“Why not a chancellory, a presidency or a prime ministership?” Huytebroeck asked. “We’re not always destined to be on the lower levels of the podium.”

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Pope arrives in Marseille for trip shadowed by migrant crisis

Pope Francis arrived in Marseille on Friday for a two-day visit focused on the Mediterranean and migration, bringing to France a message of tolerance amid bitter debate over how Europe manages asylum seekers.

Pope arrives in Marseille for trip shadowed by migrant crisis

Marseille was decked out in the yellow and white colours of the Vatican for the first visit by a pope to France’s second-largest city in 500 years, where 100,000 people are expected to turn out to see the pontiff in his “popemobile” on Saturday.

The 86-year-old is visiting to take part in a meeting of Mediterranean-area Catholic bishops and young people — but his trip comes at a politically sensitive time.

The pontiff disembarked at Marseille airport from his plane away from the view of cameras. He was then wheeled in a wheelchair towards Prime Minister Elisabeth Borne, who was waiting on the airport tarmac to greet him, an AFP correspondent said.

He then stood up from his wheelchair to acknowledge the welcome of a military band.

A surge in migrant boats arriving from North Africa on the tiny Italian island of Lampedusa last week trigged outrage in Italy and a heated debate across Europe over how to share responsibility for the numbers.

Marseille is a historic gateway for immigrants and also home to some of the poorest neighbourhoods in Europe, many of which are plagued by drug trafficking.

The desperate conditions that cause many people to leave their homes for a new life, and the risks they take to do so, have been a key theme during Francis’s decade as head of the Catholic Church.

Speaking at the Vatican on Sunday, he noted that migration “represents a challenge that is not easy… but which must be faced together”.

He emphasised the need for “fraternity, putting human dignity and real people, especially those most in need, in first place”.

Ahead of what will be his 44th overseas trip, Francis acknowledged this month that papal voyages were not as easy as they used to be.

He underwent hernia surgery in June, less than two years after having colon surgery, and routinely uses a wheelchair because of a troublesome knee.

Meeting pilgrims

Despite the decline in France of Catholicism, the once dominant faith, the pope’s visit has sparked huge enthusiasm, with almost 60,000 people expected at a mass on Saturday afternoon.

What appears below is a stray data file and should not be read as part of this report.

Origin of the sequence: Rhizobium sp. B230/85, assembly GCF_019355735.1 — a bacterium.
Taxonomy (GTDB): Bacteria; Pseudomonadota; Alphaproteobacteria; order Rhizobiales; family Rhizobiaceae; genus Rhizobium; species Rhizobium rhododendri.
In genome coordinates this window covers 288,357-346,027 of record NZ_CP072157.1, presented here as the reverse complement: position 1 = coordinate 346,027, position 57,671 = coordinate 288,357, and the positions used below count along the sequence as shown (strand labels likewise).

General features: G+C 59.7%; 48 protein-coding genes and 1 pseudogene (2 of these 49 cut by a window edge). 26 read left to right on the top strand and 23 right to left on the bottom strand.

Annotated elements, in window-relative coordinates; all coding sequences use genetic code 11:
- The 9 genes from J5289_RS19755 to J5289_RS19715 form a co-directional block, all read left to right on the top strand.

“Habemus papam” headlined regional newspaper La Provence, using the famous Latin phrase meaning “We have a pope!” used  on the election of a pontiff.

For Joseph Achji, a 25-year-old Syrian Christian originally from Aleppo, the pope’s visit is a “chance of a lifetime”.

He will head to the Basilica of Notre-Dame de la Garde, a symbolic monument overlooking the city, for a prayer with local clergy on Friday afternoon.

That will be followed by a moment of meditation with representatives of other religions at a memorial to sailors and migrants lost at sea.

The United Nations estimates that more than 28,000 migrants who have tried to cross the Mediterranean since 2014 have gone missing.

After 8,500 migrants landed on Lampedusa in three days earlier this month, the European Union promised more help for Rome.

But France, amid wrangling over a draft law governing migrant arrivals there, said it would not accept anyone from the island.

“We are expecting very strong words” from the pope, said Francois Thomas, head of Marseille-based SOS Mediterranee, which operates a migrant rescue boat in the sea.

“It is our humanity that is sinking if Europe does not do something.”

Mass with Macron

On Saturday morning, Francis will take part in the closing session of the “Mediterranean Meetings” event.

As well as migration, it will cover issues such as economic inequality and climate change — also themes close to the pope’s heart.

On Saturday afternoon, Francis will lead a mass at the Velodrome stadium, with French President Emmanuel Macron among those due to attend.

Macron’s attendance has sparked controversy among left-wing politicians in the officially secular country.

Some right-wing politicians have criticised the pope’s stance on migrants — but Marseille mayor Benoit Payan said the pontiff “has a universal message… of peace”.

Francky Domingo, who runs a migrant association in Marseille, said he hoped the visit would “give back a little hope” and “ease tensions at the political level”.

“Marseille is a cosmopolitan city, multicultural, multi-faith,” he told AFP, but faces “enormous difficulties”.